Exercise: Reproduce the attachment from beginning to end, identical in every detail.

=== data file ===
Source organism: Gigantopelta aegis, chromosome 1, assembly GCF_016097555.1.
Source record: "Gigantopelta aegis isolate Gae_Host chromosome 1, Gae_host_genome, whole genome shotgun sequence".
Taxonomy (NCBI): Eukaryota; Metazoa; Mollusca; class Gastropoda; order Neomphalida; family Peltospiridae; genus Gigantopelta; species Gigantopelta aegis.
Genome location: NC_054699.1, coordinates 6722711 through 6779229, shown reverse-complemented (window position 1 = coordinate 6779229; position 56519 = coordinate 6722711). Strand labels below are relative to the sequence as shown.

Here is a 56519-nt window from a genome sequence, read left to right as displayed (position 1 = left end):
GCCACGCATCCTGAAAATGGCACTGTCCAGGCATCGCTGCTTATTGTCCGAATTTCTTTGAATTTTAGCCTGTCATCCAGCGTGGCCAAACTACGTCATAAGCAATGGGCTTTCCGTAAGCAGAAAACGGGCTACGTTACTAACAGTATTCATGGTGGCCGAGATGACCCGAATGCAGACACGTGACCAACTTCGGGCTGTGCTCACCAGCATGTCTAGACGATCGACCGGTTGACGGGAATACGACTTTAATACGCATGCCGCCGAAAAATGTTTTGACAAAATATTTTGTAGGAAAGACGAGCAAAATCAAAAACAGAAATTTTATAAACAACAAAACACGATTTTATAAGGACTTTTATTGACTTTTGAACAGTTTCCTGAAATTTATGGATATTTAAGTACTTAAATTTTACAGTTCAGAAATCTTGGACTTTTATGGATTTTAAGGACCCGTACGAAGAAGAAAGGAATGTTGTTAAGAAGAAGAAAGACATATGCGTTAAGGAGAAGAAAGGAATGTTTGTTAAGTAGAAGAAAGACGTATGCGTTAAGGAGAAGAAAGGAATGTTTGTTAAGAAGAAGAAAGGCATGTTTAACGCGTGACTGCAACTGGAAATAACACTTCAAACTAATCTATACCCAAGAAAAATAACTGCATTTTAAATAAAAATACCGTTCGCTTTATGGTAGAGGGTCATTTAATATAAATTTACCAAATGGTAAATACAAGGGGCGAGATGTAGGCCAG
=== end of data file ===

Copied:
Source organism: Gigantopelta aegis, chromosome 1, assembly GCF_016097555.1.
Source record: "Gigantopelta aegis isolate Gae_Host chromosome 1, Gae_host_genome, whole genome shotgun sequence".
Taxonomy (NCBI): Eukaryota; Metazoa; Mollusca; class Gastropoda; order Neomphalida; family Peltospiridae; genus Gigantopelta; species Gigantopelta aegis.
Genome location: NC_054699.1, coordinates 6722711 through 6779229, shown reverse-complemented (window position 1 = coordinate 6779229; position 56519 = coordinate 6722711). Strand labels below are relative to the sequence as shown.

Here is a 56519-nt window from a genome sequence, read left to right as displayed (position 1 = left end):
GCCACGCATCCTGAAAATGGCACTGTCCAGGCATCGCTGCTTATTGTCCGAATTTCTTTGAATTTTAGCCTGTCATCCAGCGTGGCCAAACTACGTCATAAGCAATGGGCTTTCCGTAAGCAGAAAACGGGCTACGTTACTAACAGTATTCATGGTGGCCGAGATGACCCGAATGCAGACACGTGACCAACTTCGGGCTGTGCTCACCAGCATGTCTAGACGATCGACCGGTTGACGGGAATACGACTTTAATACGCATGCCGCCGAAAAATGTTTTGACAAAATATTTTGTAGGAAAGACGAGCAAAATCAAAAACAGAAATTTTATAAACAACAAAACACGATTTTATAAGGACTTTTATTGACTTTTGAACAGTTTCCTGAAATTTATGGATATTTAAGTACTTAAATTTTACAGTTCAGAAATCTTGGACTTTTATGGATTTTAAGGACCCGTACGAAGAAGAAAGGAATGTTGTTAAGAAGAAGAAAGACATATGCGTTAAGGAGAAGAAAGGAATGTTTGTTAAGTAGAAGAAAGACGTATGCGTTAAGGAGAAGAAAGGAATGTTTGTTAAGAAGAAGAAAGGCATGTTTAACGCGTGACTGCAACTGGAAATAACACTTCAAACTAATCTATACCCAAGAAAAATAACTGCATTTTAAATAAAAATACCGTTCGCTTTATGGTAGAGGGTCATTTAATATAAATTTACCAAATGGTAAATACAAGGGGCGAGATGTAGGCCAG